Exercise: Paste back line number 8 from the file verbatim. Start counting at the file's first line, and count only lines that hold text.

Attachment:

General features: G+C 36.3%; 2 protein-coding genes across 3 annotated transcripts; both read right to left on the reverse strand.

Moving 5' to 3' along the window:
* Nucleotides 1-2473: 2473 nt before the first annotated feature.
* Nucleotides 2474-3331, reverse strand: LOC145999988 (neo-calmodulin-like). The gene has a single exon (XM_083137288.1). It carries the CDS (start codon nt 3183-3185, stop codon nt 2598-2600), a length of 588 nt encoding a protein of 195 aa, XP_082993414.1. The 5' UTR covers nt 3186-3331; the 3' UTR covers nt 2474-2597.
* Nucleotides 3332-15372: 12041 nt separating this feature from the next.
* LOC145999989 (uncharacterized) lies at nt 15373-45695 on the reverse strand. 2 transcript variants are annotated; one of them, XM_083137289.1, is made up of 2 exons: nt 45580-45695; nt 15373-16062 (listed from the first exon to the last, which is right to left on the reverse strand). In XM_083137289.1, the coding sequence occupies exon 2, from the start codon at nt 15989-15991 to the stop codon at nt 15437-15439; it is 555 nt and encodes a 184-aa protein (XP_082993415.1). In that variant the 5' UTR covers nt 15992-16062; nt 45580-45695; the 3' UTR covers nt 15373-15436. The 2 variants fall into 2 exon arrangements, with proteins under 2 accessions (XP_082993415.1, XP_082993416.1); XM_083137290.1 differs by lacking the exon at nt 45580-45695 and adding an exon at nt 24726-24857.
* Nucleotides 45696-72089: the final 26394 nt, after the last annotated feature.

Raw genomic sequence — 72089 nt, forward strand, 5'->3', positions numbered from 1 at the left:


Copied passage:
Raw genomic sequence — 72089 nt, forward strand, 5'->3', positions numbered from 1 at the left: